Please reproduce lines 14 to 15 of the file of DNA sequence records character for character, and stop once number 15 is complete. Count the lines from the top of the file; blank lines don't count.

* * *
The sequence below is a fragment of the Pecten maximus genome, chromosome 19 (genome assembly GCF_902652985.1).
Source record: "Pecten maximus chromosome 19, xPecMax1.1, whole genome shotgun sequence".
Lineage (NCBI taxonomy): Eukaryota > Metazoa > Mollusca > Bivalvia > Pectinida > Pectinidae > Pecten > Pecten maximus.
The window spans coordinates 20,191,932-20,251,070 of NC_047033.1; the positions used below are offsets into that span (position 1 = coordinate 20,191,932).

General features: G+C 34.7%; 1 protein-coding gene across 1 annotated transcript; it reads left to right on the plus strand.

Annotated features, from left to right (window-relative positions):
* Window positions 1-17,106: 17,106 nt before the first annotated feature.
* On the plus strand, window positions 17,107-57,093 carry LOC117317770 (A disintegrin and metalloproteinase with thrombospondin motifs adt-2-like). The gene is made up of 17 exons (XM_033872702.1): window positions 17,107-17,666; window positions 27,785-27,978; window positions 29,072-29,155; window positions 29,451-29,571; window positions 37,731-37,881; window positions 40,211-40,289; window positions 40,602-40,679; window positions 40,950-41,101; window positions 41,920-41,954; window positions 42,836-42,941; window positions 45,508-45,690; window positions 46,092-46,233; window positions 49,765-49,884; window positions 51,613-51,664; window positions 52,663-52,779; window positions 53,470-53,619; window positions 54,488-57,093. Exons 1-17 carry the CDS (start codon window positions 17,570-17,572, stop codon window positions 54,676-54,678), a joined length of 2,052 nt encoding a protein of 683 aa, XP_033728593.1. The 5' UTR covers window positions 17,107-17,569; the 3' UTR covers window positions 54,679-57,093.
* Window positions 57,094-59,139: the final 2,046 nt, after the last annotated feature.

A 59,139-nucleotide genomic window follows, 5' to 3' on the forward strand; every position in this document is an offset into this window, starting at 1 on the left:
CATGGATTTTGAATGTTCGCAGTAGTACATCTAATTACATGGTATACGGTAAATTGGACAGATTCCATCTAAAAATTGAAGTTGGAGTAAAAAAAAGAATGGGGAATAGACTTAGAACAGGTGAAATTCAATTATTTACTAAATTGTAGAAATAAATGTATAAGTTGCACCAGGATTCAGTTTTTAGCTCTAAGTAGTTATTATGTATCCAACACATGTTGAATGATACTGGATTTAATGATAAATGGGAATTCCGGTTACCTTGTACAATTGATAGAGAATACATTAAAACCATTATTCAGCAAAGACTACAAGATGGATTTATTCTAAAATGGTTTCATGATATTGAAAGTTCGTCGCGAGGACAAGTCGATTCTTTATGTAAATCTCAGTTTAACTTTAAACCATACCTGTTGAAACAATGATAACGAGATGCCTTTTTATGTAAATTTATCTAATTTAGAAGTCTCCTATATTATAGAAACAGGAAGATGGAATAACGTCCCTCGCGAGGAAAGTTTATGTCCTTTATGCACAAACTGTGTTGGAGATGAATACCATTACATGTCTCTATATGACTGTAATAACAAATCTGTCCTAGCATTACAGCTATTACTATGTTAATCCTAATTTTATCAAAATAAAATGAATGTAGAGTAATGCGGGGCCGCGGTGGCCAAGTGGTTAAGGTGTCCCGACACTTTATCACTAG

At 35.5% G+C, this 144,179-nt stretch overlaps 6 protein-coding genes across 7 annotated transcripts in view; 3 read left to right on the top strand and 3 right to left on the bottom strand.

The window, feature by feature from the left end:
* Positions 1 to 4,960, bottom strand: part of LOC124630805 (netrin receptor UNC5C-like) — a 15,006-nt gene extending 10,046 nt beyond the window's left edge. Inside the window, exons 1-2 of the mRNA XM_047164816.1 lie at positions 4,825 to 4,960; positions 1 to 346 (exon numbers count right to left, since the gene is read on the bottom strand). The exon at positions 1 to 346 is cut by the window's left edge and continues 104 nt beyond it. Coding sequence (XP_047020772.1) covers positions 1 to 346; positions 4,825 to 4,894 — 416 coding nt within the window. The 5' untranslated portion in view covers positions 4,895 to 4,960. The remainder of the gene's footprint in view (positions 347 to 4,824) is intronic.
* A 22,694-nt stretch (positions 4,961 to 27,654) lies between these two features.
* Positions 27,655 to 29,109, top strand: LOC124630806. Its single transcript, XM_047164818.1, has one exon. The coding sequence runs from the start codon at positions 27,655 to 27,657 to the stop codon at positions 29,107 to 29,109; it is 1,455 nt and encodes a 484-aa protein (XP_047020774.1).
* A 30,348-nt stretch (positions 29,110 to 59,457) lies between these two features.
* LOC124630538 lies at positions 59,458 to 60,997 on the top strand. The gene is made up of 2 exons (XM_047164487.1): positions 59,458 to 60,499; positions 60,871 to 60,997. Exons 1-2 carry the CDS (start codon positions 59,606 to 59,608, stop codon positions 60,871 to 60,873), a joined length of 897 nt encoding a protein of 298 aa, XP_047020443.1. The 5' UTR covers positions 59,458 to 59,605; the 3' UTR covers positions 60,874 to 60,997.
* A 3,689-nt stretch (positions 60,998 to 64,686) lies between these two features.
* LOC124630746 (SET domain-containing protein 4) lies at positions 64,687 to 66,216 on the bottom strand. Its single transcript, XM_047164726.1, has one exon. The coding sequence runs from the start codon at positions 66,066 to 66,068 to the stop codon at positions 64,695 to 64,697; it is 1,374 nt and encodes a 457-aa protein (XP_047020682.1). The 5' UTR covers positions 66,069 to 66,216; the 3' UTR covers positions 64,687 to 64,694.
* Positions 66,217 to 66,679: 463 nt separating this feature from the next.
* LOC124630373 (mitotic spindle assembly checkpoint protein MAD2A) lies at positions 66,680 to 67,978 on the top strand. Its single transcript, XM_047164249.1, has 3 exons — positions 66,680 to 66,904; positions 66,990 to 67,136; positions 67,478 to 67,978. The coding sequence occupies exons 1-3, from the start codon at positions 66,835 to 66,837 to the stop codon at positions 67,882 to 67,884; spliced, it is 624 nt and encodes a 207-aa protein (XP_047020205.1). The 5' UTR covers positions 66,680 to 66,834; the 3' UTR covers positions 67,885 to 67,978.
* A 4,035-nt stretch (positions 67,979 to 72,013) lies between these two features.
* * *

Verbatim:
* Positions 1 to 4,960, bottom strand: part of LOC124630805 (netrin receptor UNC5C-like) — a 15,006-nt gene extending 10,046 nt beyond the window's left edge. Inside the window, exons 1-2 of the mRNA XM_047164816.1 lie at positions 4,825 to 4,960; positions 1 to 346 (exon numbers count right to left, since the gene is read on the bottom strand). The exon at positions 1 to 346 is cut by the window's left edge and continues 104 nt beyond it. Coding sequence (XP_047020772.1) covers positions 1 to 346; positions 4,825 to 4,894 — 416 coding nt within the window. The 5' untranslated portion in view covers positions 4,895 to 4,960. The remainder of the gene's footprint in view (positions 347 to 4,824) is intronic.
* A 22,694-nt stretch (positions 4,961 to 27,654) lies between these two features.